Elmo & Patsy:                         “Grandma Got Run Over By A Reindeer,” “Percy the Puny Poinsettia”

Elton John:                                     “Step Into Christmas”

Elvis Presley:                                    If Every Day Was Like Christmas

Emerson, Lake, & Palmer:             “I Believe in Father Christmas”

The Fold:                                     “Oh Holy Night”

Fountains of Wayne:                         “I Want an Alien for Christmas”

Frank Sinatra:                                     “I Believe”

Gene Autry:                                     “Rudolph the Red-Nosed Reindeer,” “Here Comes Santa Claus (Right Down Santa Claus Lane)”

George Harrison:                         “My Sweet Lord,” “Ding Dong Ding Dong”

The Harry Simeone Chorale:             “The Little Drummer Boy”

Hawk Nelson:                                     “Last Christmas”

Ingrid Michaelson:                         “Winter Song,” “Snowfall”

Jack Johnson:                                     “Someday at Christmas”

Jeff Foskett:                                     “I Wish It Could Be Christmas Every Day”

Jethro Tull:                                     “Ring Out Solstice Bells”

Joe Pesci:                                     “If It Doesn’t Snow for Christmas”

John Lennon:                                     “Happy Xmas (War is Over),” “Happy Christmas & Give Peace a Chance”

Johnny Cash:                                     Classic Christmas

Jose Feliciano:                         “Feliz Navidad”

Joy Electric:                                     “What Child is This?”

Judy Garland:                                     “Have Yourself a Merry Little Christmas”

Lady Gaga:                                     “Christmas Tree”

Mae:                                                 “Carol of the Bells”

The Magnetic Fields:                         “Everything is One Big Christmas Tree”

Mavis Staples:                         “Christmas Vacation”

The Moody Blues:                         December, “Another Morning,” “Eyes of a Child,” “What Child is This?”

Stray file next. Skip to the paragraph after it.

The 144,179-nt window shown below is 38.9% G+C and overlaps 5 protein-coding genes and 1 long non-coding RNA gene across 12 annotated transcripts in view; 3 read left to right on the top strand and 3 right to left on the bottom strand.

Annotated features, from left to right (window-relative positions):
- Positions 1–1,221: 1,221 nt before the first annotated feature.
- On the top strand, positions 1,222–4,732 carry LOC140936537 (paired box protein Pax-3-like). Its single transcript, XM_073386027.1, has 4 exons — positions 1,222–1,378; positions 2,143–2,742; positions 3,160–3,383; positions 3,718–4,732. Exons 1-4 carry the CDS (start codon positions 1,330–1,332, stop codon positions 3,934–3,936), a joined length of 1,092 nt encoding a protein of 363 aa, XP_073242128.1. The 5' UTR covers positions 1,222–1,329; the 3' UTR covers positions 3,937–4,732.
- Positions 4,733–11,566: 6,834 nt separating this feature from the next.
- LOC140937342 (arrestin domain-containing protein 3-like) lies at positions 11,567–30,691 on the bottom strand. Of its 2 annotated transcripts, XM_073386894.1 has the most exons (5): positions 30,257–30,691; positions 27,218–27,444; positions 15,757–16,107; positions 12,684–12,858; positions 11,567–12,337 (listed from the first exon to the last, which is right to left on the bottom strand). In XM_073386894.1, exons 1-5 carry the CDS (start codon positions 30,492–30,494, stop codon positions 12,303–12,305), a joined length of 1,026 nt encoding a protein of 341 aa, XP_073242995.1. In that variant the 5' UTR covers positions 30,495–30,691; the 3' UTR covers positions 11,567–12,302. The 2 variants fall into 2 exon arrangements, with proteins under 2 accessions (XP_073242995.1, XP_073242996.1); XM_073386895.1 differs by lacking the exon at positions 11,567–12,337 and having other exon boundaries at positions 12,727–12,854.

The Moonglows:                         “Hey Santa Claus”

MoU:                                                 MoU Holiday Party 2006

Nat King Cole:                         “Hark! The Herald Angels Sing,” “The Little Boy Santa Claus Forgot”

NewSong:                                     “The Most Wonderful Time of the Year”

The Orioles:                                     “Crying in the Chapel”

Paul McCartney:                         “Wonderful Christmastime”

The Percy Faith Orchestra:             “It Came Upon a Midnight Clear”

Ray Charles:                                     “What Child is This?”

Relient K:                                     Let it Snow Baby… Let it Reindeer

Ringo Starr:                                     I Wanna Be Santa Claus

Roger Whittaker:                         “Ding Dong Merrily on High”

Roy Orbison:                                     “Pretty Paper”

The Royal Guardsmen:             “Christmas Bells”

Simon & Garfunkel:                         “Seven O’Clock News/Silent Night”

Smashing Pumpkins:                         “Christmastime”

Spike Jonze:                                     “All I Want for Christmas is My Two Front Teeth”

Starflyer 59:                                     “Christmas Time is Here”

Stevie Wonder:                         “Someday at Christmas”

The Temptations:                         “Rudolph the Red-Nosed Reindeer”